The MRI machine can look like a short tunnel or has an open MRI design and the magnet does not completely surround the patient. Usually the patient lies on a comfortable motorized table, which slides into the scanner, depending on the MRI device, patients may be also able to sit up. If a contrast agent is to be administered, intravenous access will be placed. A technologist will operate the MRI machine and observe the patient during the examination from an adjacent room. Several sets of images are usually required, each taking some minutes. A typical MRI scan includes three to nine imaging sequences and may take up to one hour. Improved MRI devices with powerful magnets, newer software, and advanced sequences may complete the process in less time and better image quality.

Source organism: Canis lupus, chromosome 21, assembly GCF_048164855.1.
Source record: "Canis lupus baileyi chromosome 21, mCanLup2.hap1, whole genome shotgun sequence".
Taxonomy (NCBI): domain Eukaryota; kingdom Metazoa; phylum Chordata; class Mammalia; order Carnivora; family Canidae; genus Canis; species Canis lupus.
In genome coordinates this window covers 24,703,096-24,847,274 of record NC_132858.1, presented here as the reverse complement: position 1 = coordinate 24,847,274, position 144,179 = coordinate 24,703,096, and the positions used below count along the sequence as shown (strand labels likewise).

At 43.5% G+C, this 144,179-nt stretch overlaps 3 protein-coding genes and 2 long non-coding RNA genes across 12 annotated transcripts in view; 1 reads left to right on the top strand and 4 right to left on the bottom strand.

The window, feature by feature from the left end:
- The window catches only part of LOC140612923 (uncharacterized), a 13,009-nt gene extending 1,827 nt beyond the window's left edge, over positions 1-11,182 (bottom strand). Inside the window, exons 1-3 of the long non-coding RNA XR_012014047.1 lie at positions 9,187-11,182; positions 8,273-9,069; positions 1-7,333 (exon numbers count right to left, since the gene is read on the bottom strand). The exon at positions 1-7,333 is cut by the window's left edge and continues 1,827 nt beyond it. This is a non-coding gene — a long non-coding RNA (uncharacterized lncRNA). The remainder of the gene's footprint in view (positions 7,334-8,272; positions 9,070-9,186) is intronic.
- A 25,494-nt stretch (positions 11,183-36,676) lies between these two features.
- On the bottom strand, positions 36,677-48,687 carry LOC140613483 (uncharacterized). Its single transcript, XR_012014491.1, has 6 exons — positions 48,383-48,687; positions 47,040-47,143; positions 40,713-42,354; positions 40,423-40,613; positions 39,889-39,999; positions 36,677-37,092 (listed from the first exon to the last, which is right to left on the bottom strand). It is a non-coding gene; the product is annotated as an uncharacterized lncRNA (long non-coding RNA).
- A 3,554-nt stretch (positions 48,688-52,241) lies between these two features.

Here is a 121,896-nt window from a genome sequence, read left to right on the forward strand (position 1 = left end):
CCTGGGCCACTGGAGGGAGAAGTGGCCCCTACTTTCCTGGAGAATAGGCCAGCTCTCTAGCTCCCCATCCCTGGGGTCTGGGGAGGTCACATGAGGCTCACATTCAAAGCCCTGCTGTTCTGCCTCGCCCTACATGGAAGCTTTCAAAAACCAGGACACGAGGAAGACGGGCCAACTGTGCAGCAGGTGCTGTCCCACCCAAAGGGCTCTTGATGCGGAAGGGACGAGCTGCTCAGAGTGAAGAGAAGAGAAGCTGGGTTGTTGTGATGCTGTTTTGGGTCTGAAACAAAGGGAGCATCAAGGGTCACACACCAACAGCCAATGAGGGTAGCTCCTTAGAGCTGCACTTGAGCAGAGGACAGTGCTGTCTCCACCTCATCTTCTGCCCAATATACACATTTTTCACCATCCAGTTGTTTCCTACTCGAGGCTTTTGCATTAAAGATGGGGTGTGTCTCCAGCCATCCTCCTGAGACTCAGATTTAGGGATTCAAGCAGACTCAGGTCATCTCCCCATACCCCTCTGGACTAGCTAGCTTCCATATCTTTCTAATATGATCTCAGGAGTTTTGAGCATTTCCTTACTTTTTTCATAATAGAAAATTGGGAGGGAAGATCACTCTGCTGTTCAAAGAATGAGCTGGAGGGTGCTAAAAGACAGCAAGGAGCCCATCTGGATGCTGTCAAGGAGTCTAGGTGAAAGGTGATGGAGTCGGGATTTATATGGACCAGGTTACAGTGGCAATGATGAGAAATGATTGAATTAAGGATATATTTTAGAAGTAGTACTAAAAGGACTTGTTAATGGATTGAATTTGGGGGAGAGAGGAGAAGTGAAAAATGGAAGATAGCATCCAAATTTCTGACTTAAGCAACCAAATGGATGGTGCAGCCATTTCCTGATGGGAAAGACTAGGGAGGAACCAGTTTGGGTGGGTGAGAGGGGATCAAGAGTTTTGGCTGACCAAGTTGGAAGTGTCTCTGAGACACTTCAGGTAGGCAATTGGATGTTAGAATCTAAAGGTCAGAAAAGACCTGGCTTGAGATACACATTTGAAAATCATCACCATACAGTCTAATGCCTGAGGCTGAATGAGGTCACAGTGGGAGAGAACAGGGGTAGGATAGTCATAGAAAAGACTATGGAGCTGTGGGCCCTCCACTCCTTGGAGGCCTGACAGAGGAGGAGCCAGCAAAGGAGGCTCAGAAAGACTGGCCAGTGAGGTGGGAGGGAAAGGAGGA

Before and after the most MRI procedures no special preparation, diet, reduced activity, and extra medication is necessary. The magnetic field and radio waves are not felt and no pain is to expect.
Movement can blur MRI images and cause certain artifacts. A possible problem is the claustrophobia that some patients experience from being inside a tunnel-like scanner. If someone is very anxious or has difficulty to lie still, a sedative agent may be given. Earplugs and/or headphones are usually given to the patient to reduce the loud acoustic noise, which the machine produces during normal operation. A technologist observes the patient during the test. Some MRI scanners are equipped with televisions and music to help the examination time pass.